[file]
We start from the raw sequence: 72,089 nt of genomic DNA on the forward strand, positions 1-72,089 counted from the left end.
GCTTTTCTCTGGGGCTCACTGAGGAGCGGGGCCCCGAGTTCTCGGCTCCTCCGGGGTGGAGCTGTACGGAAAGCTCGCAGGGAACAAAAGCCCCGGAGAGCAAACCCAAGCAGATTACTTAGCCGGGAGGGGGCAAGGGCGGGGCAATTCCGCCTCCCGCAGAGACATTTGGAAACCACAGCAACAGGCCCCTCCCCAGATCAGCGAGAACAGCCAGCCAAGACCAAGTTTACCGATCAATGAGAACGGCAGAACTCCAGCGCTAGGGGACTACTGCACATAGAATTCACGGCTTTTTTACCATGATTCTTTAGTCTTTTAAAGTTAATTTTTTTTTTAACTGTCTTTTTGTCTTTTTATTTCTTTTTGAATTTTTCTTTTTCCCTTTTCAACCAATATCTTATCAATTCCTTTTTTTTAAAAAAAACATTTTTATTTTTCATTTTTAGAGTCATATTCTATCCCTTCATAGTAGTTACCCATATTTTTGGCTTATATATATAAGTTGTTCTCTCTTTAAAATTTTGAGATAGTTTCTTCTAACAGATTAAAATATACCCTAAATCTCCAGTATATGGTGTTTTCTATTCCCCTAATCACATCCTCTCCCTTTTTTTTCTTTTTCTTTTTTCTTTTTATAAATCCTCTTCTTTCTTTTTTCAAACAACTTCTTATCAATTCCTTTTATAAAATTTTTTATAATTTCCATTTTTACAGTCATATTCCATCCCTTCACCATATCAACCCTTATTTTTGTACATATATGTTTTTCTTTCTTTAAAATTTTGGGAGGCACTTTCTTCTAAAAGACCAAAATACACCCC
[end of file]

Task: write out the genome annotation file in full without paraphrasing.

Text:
We start from the raw sequence: 72,089 nt of genomic DNA on the forward strand, positions 1-72,089 counted from the left end.
GCTTTTCTCTGGGGCTCACTGAGGAGCGGGGCCCCGAGTTCTCGGCTCCTCCGGGGTGGAGCTGTACGGAAAGCTCGCAGGGAACAAAAGCCCCGGAGAGCAAACCCAAGCAGATTACTTAGCCGGGAGGGGGCAAGGGCGGGGCAATTCCGCCTCCCGCAGAGACATTTGGAAACCACAGCAACAGGCCCCTCCCCAGATCAGCGAGAACAGCCAGCCAAGACCAAGTTTACCGATCAATGAGAACGGCAGAACTCCAGCGCTAGGGGACTACTGCACATAGAATTCACGGCTTTTTTACCATGATTCTTTAGTCTTTTAAAGTTAATTTTTTTTTTAACTGTCTTTTTGTCTTTTTATTTCTTTTTGAATTTTTCTTTTTCCCTTTTCAACCAATATCTTATCAATTCCTTTTTTTTAAAAAAAACATTTTTATTTTTCATTTTTAGAGTCATATTCTATCCCTTCATAGTAGTTACCCATATTTTTGGCTTATATATATAAGTTGTTCTCTCTTTAAAATTTTGAGATAGTTTCTTCTAACAGATTAAAATATACCCTAAATCTCCAGTATATGGTGTTTTCTATTCCCCTAATCACATCCTCTCCCTTTTTTTTCTTTTTCTTTTTTCTTTTTATAAATCCTCTTCTTTCTTTTTTCAAACAACTTCTTATCAATTCCTTTTATAAAATTTTTTATAATTTCCATTTTTACAGTCATATTCCATCCCTTCACCATATCAACCCTTATTTTTGTACATATATGTTTTTCTTTCTTTAAAATTTTGGGAGGCACTTTCTTCTAAAAGACCAAAATACACCCC